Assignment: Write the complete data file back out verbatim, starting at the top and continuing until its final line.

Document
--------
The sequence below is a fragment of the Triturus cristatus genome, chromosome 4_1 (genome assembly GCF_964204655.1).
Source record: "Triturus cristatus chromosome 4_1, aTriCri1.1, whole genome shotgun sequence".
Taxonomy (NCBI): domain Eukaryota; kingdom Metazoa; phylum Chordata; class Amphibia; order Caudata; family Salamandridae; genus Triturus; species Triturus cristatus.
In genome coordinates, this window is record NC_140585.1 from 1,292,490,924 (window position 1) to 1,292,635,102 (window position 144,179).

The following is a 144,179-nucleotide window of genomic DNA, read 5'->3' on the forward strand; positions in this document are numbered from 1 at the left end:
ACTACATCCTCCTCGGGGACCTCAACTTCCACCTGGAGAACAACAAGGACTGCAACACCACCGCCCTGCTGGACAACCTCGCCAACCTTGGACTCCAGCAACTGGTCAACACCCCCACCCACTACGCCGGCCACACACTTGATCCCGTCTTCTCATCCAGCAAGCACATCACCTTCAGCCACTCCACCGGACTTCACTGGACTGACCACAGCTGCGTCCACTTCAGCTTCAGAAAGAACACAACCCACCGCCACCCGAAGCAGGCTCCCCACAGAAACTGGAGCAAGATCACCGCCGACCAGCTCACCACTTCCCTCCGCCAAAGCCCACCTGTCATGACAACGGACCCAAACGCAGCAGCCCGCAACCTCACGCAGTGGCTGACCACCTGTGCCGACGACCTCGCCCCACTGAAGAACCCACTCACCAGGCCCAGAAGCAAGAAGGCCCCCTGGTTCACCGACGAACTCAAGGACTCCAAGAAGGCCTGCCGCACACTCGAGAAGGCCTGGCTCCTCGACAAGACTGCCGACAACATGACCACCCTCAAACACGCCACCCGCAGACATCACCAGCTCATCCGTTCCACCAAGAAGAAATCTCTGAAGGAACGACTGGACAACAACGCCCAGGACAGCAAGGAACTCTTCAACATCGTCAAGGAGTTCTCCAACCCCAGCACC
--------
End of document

The sequence below is a fragment of the Triturus cristatus genome, chromosome 4_1 (genome assembly GCF_964204655.1).
Source record: "Triturus cristatus chromosome 4_1, aTriCri1.1, whole genome shotgun sequence".
Taxonomy (NCBI): domain Eukaryota; kingdom Metazoa; phylum Chordata; class Amphibia; order Caudata; family Salamandridae; genus Triturus; species Triturus cristatus.
In genome coordinates, this window is record NC_140585.1 from 1,292,490,924 (window position 1) to 1,292,635,102 (window position 144,179).

The following is a 144,179-nucleotide window of genomic DNA, read 5'->3' on the forward strand; positions in this document are numbered from 1 at the left end:
ACTACATCCTCCTCGGGGACCTCAACTTCCACCTGGAGAACAACAAGGACTGCAACACCACCGCCCTGCTGGACAACCTCGCCAACCTTGGACTCCAGCAACTGGTCAACACCCCCACCCACTACGCCGGCCACACACTTGATCCCGTCTTCTCATCCAGCAAGCACATCACCTTCAGCCACTCCACCGGACTTCACTGGACTGACCACAGCTGCGTCCACTTCAGCTTCAGAAAGAACACAACCCACCGCCACCCGAAGCAGGCTCCCCACAGAAACTGGAGCAAGATCACCGCCGACCAGCTCACCACTTCCCTCCGCCAAAGCCCACCTGTCATGACAACGGACCCAAACGCAGCAGCCCGCAACCTCACGCAGTGGCTGACCACCTGTGCCGACGACCTCGCCCCACTGAAGAACCCACTCACCAGGCCCAGAAGCAAGAAGGCCCCCTGGTTCACCGACGAACTCAAGGACTCCAAGAAGGCCTGCCGCACACTCGAGAAGGCCTGGCTCCTCGACAAGACTGCCGACAACATGACCACCCTCAAACACGCCACCCGCAGACATCACCAGCTCATCCGTTCCACCAAGAAGAAATCTCTGAAGGAACGACTGGACAACAACGCCCAGGACAGCAAGGAACTCTTCAACATCGTCAAGGAGTTCTCCAACCCCAGCACC